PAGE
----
I don’t really care that the pandemic has robbed me of going out with the bang of vigorous full daily schedules and stuck me with a whimper. I’m already over the fact that my last few paychecks will be perceptibly slimmer. My deeper sense of loss is like arriving at the dock to wave at the ship that has already cast off its moorings. Can I call it back to harbor? Four decades as a small town family doc teaches a very peculiar sort of generosity – the ability to conceal from your patients your level of personal woe. But this is not the annoyance of another interrupted family meal nor the aggravation of a few hours of lost sleep. This month or the next we will begin to lift some physical distancing restrictions. Will I be generous enough to expand my schedule, to risk my patient’s virus so that we can experience face to face the completion of our long journey together? For whom would I be willing to make that sacrifice? For my patients? Or for me?

 

 

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Care

She opens the jeweled box of care
and unfolds first one
then another – fragile,
painful, frayed.

She falters then lets me touch them:
melancholy scent of longing,
golden afternoon interrupted forever
by thunder,
stained silk of loss;

this shared hour sighs away
past recapture
but the air about her flickers
with some rare new color –
she repacks her box to leave,
each wisp grown a shade lighter

and I carry a pastel weight.

 


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The Geriatrician Ages

They don’t fly up at him, all these names,
no confusion of pigeons’ wings
in the parking lot; they don’t lock arms
to block him entering
the next exam room;
maybe they awaken him near dawn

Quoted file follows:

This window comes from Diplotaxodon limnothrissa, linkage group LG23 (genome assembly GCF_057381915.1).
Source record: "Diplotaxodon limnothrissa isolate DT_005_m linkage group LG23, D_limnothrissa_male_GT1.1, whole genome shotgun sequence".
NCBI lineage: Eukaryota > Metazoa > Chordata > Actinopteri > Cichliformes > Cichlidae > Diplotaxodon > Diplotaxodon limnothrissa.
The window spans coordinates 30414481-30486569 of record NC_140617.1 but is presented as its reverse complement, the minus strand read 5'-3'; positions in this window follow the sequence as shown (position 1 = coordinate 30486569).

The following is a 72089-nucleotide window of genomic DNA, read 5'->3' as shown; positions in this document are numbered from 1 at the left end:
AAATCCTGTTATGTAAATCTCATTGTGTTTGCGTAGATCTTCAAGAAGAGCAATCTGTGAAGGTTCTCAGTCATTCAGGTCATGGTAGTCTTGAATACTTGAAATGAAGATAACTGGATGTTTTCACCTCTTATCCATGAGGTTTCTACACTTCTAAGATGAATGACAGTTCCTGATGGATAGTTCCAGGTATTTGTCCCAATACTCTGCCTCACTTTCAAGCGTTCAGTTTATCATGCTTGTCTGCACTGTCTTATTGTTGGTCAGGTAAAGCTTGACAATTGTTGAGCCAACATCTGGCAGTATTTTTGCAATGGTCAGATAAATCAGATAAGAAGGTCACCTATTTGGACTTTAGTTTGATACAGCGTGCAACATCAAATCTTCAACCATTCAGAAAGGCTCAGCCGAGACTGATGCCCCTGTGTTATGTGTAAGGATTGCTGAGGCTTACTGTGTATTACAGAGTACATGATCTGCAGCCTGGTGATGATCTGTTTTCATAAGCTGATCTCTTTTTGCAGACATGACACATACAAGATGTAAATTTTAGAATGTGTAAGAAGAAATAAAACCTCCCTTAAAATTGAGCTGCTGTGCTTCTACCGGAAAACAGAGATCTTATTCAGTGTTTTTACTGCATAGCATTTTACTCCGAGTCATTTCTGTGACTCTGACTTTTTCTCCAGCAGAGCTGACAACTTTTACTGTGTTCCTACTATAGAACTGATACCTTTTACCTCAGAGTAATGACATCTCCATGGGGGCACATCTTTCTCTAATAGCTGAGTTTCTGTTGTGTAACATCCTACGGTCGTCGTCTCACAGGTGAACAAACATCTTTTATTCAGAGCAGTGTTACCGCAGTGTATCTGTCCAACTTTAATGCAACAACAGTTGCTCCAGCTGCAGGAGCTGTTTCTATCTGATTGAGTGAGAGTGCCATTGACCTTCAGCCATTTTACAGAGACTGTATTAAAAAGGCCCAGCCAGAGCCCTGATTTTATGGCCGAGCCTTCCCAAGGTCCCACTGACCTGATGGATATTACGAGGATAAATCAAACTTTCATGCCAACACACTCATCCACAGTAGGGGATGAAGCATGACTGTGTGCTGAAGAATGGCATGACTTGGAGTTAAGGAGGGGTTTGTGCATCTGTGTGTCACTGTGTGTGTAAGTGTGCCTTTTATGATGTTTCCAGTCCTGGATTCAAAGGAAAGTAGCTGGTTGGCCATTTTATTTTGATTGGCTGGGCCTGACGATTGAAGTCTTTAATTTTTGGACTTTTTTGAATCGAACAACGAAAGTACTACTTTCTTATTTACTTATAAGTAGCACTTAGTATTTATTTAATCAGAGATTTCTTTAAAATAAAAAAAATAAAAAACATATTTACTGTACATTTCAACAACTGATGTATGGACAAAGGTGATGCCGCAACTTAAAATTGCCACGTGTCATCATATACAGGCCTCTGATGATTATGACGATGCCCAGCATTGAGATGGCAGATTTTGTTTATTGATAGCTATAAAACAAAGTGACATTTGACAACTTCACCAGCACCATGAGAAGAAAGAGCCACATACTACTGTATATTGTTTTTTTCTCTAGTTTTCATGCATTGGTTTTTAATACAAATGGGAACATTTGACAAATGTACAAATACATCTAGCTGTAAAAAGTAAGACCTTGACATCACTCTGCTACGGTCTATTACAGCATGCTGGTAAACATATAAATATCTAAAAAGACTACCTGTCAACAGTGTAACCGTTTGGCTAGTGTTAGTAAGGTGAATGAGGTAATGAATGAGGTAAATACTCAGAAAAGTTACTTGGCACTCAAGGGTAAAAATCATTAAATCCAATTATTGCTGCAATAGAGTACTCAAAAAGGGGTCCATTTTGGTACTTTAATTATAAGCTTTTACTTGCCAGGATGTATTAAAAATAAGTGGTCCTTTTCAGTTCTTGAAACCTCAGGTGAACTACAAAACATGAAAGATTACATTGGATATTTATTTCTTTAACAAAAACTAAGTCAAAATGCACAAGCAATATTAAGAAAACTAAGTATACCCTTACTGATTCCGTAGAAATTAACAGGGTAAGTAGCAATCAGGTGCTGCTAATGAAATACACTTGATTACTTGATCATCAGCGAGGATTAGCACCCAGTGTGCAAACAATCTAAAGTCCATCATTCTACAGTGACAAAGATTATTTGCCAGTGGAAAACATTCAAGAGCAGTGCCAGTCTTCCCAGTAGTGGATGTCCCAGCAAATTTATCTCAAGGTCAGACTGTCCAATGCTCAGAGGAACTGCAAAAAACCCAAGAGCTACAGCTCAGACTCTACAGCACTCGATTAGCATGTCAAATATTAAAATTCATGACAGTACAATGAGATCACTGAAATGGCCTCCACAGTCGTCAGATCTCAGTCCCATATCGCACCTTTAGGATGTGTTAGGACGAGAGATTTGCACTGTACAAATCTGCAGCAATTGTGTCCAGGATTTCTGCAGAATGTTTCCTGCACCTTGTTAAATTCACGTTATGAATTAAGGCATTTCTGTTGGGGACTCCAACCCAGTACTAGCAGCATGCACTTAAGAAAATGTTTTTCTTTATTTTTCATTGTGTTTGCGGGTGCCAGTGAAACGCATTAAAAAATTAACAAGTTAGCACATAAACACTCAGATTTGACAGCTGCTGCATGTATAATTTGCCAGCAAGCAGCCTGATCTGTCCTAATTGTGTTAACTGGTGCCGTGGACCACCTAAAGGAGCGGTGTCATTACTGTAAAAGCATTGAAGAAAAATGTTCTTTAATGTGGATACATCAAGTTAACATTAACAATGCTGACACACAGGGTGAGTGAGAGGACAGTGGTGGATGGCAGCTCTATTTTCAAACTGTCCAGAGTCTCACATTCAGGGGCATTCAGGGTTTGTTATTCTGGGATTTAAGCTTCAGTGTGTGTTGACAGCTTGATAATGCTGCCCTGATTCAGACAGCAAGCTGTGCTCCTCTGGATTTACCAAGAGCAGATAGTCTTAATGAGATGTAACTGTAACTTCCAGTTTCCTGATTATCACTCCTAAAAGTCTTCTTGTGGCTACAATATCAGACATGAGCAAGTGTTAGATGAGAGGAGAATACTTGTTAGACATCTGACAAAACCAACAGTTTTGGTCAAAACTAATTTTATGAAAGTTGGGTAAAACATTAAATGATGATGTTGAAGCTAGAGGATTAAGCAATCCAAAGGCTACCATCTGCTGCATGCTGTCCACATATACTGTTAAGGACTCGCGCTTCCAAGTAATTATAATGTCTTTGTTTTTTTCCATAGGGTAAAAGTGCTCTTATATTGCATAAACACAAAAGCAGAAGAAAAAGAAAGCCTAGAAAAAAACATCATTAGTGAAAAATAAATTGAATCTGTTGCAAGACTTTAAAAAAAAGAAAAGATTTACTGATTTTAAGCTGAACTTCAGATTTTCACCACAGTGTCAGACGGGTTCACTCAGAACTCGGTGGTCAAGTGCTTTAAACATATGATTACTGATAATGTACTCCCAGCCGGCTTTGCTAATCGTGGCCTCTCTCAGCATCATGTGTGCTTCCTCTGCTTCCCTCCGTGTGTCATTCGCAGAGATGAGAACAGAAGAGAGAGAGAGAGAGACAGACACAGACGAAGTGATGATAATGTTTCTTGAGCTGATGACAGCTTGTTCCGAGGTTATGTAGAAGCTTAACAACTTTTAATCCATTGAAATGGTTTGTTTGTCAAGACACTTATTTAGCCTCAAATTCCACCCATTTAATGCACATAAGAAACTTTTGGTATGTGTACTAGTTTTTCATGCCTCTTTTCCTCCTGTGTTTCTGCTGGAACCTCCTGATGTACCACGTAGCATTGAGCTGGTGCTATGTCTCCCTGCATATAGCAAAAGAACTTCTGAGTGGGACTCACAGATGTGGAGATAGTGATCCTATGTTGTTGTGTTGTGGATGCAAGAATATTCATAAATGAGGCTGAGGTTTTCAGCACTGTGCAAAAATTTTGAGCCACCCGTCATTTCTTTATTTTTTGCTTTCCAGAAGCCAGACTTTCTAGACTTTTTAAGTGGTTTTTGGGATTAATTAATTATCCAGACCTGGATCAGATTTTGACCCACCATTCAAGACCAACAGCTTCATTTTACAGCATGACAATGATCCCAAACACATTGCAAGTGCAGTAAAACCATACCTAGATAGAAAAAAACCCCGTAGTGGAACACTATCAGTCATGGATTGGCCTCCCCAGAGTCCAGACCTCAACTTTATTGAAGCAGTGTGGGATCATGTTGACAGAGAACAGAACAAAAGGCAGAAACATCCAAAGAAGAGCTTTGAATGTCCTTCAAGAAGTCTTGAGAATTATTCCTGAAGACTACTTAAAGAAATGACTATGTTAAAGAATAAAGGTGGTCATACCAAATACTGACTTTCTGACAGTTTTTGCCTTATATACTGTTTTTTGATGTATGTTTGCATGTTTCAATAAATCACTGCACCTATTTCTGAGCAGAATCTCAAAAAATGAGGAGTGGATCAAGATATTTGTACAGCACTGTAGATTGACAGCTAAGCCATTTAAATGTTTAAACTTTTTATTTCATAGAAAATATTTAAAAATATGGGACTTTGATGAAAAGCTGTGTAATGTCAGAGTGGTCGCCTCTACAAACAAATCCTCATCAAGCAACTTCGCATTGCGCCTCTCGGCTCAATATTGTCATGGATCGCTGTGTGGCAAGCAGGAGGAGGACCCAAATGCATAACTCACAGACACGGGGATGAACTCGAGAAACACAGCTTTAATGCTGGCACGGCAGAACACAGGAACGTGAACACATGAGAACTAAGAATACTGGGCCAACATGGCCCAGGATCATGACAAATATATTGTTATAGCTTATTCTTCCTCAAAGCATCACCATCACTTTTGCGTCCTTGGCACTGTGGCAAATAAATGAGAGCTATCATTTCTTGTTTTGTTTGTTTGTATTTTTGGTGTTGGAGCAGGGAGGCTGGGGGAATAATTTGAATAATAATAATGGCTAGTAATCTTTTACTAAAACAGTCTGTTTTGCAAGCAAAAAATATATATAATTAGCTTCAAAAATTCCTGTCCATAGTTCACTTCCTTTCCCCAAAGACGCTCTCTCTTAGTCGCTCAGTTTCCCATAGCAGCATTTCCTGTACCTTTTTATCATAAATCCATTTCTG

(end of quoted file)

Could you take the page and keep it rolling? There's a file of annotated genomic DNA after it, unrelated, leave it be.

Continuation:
but not by shaking. More like
the powdery flutter
of a moth disturbed in daylight,
the mute gray snowfall
of ash from burning newsprint.

Many he can’t recall, but all of them
he recognizes when dry lips
whisper their presence
from the other side –
not accusations (their ease of passing
one more benediction
of his calling), not really thanks
though most are grateful,
mostly just an airy I . . . I
in his cluttered bag of memories.

So many, so often now, more and more.
Each murmur a spirit body bowed
into a wheelchair, curled mantis-like
in bed, pushing against a walker,
each of them pushing, pushing
against what held them here
and what let them go.
Some days he can’t remember
if he last saw them on evening rounds
or in a dream, and any moment
he expects the office door to open:
one will enter, speak
his name, one he had thought
was gone.

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Care was first published in Mobius, Vol. 2, Nr. 20, Fall-Winter, 2006
The Geriatrician Ages originally appeared in Journal of the American Medical Association, Vol. 304, No. 16, October 27, 2010, and is also featured in my March 17, 2012 post
Both of these poems are collected in Crossing the River, Main Street Rag Publishing, © 2017

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Jonesville Family Medical Center — Yadkin County, NC — 2008

 

The JFMC Christmas Party of 2010